“A lot of times, people are spending too much time disputing the facts. You need one true source of facts, and don’t discuss the data but the insight,” Singh commented. “Daniel is very unique in his thinking. You need leadership for this. You need to believe in this, not just talk about this in your annual report.”
In addition to expertise in data, the professionals at the Hugo Boss Digital Campus also specialise in e-commerce and technology more broadly. To that end, it has already started helping decision-makers interpret existing data, and enabling them to act on it. For example, the last six months have seen the company has create a dashboard, which can support decisions related to details such as products, shopping behaviours, marketing spend and prices – as well as in the design process.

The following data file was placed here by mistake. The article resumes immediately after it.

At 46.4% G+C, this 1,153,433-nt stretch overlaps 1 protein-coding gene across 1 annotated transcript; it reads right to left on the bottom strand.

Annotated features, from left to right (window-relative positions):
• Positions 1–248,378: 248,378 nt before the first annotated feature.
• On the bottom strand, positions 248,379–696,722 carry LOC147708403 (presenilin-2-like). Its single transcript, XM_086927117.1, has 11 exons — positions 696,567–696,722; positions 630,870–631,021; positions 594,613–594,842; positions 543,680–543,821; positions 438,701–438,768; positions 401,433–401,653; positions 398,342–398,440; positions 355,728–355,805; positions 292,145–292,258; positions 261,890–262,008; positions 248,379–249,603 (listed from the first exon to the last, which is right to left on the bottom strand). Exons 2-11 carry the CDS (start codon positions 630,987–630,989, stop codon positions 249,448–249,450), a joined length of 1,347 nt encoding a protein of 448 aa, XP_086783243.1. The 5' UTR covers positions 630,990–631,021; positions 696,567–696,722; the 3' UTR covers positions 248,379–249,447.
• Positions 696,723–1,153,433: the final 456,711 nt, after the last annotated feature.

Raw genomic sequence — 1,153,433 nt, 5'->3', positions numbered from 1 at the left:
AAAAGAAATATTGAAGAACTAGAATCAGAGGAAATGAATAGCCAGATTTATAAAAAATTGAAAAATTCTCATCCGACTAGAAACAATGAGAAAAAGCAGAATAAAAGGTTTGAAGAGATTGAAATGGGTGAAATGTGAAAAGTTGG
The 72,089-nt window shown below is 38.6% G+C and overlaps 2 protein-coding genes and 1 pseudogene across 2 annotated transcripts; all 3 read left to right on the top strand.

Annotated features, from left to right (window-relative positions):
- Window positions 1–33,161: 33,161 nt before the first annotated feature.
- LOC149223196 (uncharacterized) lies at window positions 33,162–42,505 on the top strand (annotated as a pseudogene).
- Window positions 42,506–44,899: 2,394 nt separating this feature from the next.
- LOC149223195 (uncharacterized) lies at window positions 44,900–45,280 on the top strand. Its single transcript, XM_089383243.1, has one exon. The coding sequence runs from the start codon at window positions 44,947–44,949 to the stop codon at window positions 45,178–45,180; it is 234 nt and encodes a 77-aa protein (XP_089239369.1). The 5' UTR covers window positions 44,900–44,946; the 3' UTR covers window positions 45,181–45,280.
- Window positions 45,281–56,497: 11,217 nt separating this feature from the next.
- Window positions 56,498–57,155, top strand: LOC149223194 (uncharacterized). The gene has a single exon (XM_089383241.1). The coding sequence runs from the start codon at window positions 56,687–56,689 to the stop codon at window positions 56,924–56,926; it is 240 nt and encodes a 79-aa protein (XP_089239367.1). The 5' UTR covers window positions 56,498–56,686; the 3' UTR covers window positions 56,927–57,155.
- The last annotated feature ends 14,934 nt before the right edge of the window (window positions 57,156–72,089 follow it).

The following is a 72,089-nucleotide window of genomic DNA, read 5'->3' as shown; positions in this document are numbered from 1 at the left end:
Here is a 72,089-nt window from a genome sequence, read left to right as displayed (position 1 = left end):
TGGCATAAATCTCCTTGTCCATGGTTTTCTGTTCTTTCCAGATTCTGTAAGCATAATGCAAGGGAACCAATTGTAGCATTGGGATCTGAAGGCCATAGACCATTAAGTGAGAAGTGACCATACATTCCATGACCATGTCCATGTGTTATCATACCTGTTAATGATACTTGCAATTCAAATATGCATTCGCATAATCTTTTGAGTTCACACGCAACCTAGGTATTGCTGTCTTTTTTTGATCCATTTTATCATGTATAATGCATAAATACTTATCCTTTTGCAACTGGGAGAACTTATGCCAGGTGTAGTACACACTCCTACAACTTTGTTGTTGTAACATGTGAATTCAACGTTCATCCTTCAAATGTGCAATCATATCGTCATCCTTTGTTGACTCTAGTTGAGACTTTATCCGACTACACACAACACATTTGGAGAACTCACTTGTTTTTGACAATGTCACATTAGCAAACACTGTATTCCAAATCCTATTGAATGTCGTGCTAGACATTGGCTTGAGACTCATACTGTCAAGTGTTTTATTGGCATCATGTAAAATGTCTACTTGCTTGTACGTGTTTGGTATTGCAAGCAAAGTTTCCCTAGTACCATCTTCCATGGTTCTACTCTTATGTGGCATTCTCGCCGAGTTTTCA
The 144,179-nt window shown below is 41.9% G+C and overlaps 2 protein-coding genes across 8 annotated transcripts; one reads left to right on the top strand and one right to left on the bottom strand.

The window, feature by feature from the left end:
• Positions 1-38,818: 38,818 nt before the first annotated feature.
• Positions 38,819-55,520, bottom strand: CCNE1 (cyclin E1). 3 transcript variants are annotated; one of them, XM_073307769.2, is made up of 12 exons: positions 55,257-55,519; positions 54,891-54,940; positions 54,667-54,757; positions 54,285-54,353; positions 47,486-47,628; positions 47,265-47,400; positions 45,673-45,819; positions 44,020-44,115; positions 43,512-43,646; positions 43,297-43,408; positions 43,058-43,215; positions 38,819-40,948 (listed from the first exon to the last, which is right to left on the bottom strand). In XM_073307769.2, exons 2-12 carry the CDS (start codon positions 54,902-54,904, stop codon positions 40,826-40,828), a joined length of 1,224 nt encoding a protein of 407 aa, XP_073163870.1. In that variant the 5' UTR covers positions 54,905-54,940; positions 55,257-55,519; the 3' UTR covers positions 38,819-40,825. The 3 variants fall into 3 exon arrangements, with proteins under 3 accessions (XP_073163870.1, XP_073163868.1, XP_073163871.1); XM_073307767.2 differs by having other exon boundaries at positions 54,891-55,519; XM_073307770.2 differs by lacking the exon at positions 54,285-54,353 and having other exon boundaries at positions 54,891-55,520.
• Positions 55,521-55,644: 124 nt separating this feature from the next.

“If you give a designer just a book of the data, they don’t know what to do with it,” Grieder contended. “But, if you tell them that the best results are black, white, camo, red, yellow and green, they can design with the analytics.”
The new digital and data capabilities can also help Hugo Boss make the most of pre-existing business opportunities. For example, Singh contended that the most popular items, or “never out of stock” items, are usually a variation on a theme. Relating to this, analytics can help Hugo Boss extend the profitability and longevity of its most successful products – or if a design isn’t selling, analytics might flag up why.
“If you look at any fashion company, 70% of what sells is close to what actually was selling [in previous seasons] — with a little bit of alteration,” Singh added.